Roughly a month and a half into my Software Engineering program at Flatiron, my classmates and I encountered our very first project of the course: building a Ruby gem that provides a CLI (Command Line Interface) to an external data source. Essentially, we were to choose an API (Application Programming Interface) of our own choice, extract data from it, and create a gem that would allow the user to interact with said data.
As Project Week was nearing closer and closer, my panic increased accordingly. “Which API do I choose?” “Oh my god, what if my code sucks?” “Can I do it? Oh my god. I can’t do it.” With my imposter syndrome still deeply rooted in me, I was feeling a wide variety of emotions, from excitement to sheer dread.
The main point of the project was to code a program that allows the user to go one level deep, with “level” referring to the user being able to make a choice and then get back information based on that choice. However, I wanted to make my project even more interactive and fun. Therefore, with the idea of RPG/“choose your adventure” interactive games in mind, I decided to base my project off of a Rick and Morty API.
Being a fan of adult cartoons, especially Rick and Morty, I wanted to incorporate my interests into the project and really show my personality through it. I knew that if I went with the Rick and Morty API, I’d have access to hundreds of characters, and therefore be able to create that interactive gem I had in mind.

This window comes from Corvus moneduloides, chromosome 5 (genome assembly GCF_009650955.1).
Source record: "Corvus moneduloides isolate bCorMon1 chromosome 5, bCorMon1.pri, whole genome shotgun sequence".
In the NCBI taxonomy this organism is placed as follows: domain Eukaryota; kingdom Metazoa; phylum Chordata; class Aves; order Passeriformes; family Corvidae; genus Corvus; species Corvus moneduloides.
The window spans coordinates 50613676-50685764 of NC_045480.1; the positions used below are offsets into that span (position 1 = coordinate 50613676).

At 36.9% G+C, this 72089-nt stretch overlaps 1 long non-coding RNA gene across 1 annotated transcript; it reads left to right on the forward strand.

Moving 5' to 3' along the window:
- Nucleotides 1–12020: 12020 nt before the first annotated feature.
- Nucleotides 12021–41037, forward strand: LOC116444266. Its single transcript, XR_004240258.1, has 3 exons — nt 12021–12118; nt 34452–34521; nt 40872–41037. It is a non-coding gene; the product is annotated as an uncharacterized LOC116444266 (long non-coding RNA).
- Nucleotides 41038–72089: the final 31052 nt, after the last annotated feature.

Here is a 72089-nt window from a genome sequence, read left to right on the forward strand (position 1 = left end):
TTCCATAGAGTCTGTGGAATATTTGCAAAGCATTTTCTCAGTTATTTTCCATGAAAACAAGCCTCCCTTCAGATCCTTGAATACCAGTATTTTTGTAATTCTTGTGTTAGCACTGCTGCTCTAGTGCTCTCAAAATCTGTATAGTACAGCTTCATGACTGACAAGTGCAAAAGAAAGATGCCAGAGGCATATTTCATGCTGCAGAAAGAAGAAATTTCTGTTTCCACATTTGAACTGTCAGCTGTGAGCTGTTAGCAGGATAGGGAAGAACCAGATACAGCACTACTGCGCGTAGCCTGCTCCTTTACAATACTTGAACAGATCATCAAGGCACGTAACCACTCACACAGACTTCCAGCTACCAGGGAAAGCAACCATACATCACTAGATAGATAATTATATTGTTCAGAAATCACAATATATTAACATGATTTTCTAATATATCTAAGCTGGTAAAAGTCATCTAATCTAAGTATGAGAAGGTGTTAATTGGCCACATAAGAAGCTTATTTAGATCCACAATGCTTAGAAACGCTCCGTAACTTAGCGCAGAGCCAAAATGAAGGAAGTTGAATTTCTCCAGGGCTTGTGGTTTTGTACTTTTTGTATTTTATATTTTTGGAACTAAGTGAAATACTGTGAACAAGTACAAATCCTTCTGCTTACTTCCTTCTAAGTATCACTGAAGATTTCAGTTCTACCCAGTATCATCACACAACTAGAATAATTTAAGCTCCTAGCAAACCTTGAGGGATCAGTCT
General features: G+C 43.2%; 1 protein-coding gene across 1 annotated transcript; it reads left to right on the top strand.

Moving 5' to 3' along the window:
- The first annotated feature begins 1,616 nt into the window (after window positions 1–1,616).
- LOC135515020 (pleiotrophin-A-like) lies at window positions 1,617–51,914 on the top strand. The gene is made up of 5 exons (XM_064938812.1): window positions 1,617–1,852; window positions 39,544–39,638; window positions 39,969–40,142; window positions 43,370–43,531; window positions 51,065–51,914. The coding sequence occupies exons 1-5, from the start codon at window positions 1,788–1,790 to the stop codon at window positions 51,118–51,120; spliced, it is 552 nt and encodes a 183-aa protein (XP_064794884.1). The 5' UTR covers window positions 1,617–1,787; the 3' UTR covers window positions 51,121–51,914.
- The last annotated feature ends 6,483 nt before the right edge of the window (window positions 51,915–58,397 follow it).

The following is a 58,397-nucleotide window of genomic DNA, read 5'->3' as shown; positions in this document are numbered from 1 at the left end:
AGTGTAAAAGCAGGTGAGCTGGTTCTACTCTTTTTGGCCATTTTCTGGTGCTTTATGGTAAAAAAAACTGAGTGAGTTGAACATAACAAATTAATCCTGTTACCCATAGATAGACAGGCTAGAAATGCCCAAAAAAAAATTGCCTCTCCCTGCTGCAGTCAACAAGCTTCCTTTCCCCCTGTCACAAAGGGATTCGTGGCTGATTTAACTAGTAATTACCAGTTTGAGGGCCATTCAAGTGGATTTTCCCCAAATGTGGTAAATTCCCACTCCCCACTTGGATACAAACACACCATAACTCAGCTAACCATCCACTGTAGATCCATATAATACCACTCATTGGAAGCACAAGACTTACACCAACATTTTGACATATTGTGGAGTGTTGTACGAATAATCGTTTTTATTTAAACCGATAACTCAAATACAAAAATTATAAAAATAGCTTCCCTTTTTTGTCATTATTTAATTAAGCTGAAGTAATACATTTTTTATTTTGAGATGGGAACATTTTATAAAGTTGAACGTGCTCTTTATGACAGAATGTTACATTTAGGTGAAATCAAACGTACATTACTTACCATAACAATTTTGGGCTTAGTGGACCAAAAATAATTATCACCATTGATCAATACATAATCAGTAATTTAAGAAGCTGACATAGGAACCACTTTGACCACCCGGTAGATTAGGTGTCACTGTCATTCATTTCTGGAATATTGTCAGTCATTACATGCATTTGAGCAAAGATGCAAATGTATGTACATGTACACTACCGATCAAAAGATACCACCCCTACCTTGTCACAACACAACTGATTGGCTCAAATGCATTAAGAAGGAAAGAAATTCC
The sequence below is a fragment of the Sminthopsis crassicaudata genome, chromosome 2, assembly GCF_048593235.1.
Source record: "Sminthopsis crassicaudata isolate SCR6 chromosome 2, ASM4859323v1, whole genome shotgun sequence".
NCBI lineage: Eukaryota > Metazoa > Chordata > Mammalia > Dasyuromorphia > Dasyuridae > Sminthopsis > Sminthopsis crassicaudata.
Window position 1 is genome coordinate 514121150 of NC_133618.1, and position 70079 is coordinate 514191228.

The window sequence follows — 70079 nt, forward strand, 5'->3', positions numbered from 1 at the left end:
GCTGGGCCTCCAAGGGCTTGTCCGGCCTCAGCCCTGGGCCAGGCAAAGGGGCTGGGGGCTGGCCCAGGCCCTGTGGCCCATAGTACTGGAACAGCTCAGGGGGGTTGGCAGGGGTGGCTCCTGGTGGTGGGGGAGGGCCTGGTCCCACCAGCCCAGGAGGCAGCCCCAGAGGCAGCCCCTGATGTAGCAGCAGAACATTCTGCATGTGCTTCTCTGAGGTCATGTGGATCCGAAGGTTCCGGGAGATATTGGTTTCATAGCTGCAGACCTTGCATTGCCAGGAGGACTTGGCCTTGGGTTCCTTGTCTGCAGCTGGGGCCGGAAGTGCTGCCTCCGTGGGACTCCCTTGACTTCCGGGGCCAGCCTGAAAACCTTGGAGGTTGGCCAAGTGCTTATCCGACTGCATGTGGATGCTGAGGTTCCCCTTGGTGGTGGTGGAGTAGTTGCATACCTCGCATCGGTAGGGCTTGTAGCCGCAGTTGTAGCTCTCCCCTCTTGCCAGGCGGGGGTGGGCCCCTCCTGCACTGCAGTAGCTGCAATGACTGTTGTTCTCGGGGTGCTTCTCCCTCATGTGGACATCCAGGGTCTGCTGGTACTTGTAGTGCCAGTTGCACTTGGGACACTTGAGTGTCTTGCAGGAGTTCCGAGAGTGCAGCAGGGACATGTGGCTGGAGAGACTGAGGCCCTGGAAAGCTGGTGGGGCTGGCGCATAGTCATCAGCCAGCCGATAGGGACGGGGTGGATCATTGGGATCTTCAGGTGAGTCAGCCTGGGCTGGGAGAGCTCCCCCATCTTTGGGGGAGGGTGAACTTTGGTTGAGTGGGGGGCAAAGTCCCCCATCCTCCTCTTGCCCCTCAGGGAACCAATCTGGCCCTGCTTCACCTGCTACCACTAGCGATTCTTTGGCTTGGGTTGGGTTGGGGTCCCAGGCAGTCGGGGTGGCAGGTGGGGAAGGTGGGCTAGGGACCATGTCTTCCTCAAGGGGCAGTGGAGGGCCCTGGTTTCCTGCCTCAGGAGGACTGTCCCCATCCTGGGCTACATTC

Soon after I decided on the API, I encountered an obstacle: it was paginated. My cohort did not discuss paginated APIs, nor did I know it was a thing. After reading multiple articles on it, I started to internally panic once again as I was now unsure of how to go about my project. Do I only base it off of the first page, which only included 20 characters? Do I abandon this API, along with the flow chart I created (albeit messily drawn in my notebook) and all the lofty ideas I had planned for it? Or should I find a way around it, despite the extra challenge?
I had already sunken hours into looking through different APIs and the idea of facing defeat without even trying didn’t sit right with me. Therefore, rather than run away from the challenge, I decided to face it head on.
While there were articles and Stack Overflow threads that provided solutions for paginated APIs, I didn’t recognize the methods they used, so I decided not to use them. I firmly wanted to only use code I was familiar with, especially since I’d have to explain it in detail later during my project review meeting.
The Rick and Morty API had 34 pages and 671 characters in total (as of April 2021), with 20 characters, or objects, on each page. I had the ambitious goal of wanting to access all 671 characters.
After multiple hours of playing around with my code and sending it through Pry, I finally decided to have the API run through REST Client twice. Mhm, you heard me right.